Major Causes of Conflict
Conflicts arise from differences and when individuals come together in teams, their differences in terms of power, values, and attitudes contribute to the creation of conflicts. When negative conflicts occur, there are five accepted methods for handling it; Direct, Bargaining, Enforcement, Retreat and De-emphasis approach (Nelson, 1995).
• Direct Approach; this can be considered as the best method of addressing conflict, it concentrates on confronting the issue head on, by looking at the issue objectively and facing them as they are. If criticism is used it must be constructive to the recipients. This approach uses the techniques of problem solving and normally leaves everyone with a sense of resolution, because issues are brought to the surface and dealt with.
• Bargaining; this is an excellent method to use when both parties have ideas on a solution, yet cannot find common ground. Often a third party, such as a team leader is required to help find the compromise, which involves give and take on both sides, however it always ends up both sides equally satisfied.
• Enforcement of team rules: avoid using this method if possible; it can bring about hard feelings toward the leader and the team. This technique is only used when it is obvious that a member does not want to be a team player and refuses to work with the rest. If enforcement has to be used on an individual, it may be best for that person to find another team.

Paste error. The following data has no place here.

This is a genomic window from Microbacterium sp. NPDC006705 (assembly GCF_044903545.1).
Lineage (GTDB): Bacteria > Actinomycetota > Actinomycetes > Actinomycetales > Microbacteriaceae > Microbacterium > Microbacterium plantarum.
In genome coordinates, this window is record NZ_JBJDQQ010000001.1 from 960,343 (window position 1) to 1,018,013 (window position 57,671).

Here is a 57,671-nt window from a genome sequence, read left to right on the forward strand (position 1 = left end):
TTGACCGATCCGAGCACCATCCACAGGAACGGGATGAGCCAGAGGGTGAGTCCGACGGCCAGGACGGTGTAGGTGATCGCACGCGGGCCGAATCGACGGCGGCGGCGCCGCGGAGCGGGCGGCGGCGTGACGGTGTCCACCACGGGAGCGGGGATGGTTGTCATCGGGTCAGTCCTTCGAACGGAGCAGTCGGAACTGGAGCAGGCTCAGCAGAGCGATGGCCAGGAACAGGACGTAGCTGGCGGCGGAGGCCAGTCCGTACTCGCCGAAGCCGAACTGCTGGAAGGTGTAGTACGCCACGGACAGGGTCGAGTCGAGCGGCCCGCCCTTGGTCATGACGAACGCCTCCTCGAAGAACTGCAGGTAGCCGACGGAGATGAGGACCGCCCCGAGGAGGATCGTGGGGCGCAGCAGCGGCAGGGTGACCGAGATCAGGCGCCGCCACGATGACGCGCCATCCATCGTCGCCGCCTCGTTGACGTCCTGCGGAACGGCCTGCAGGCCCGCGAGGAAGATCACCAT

• Retreat; only use this method when the problem is not real to begin with. By simply avoiding it or working around it a Manager can often delay long enough for the individual to cool off. When used in the right environment by an experienced manger this technique can help to prevent minor incidents that are the result of someone having a bad day from becoming real problem that should never have occurred.
• De-emphasis; this is a form of bargaining where the emphasis is on the areas of agreement when parties realise that there are areas where they are in agreement, they can often begin to move in a new direction.
• Conflicts can be positive; teams require some conflicts to operate effectively. Co-operative conflict can contribute to effective problem solving and decision making by motivating people to examine a problem, encouraging the expression of many ideas, energising people to seek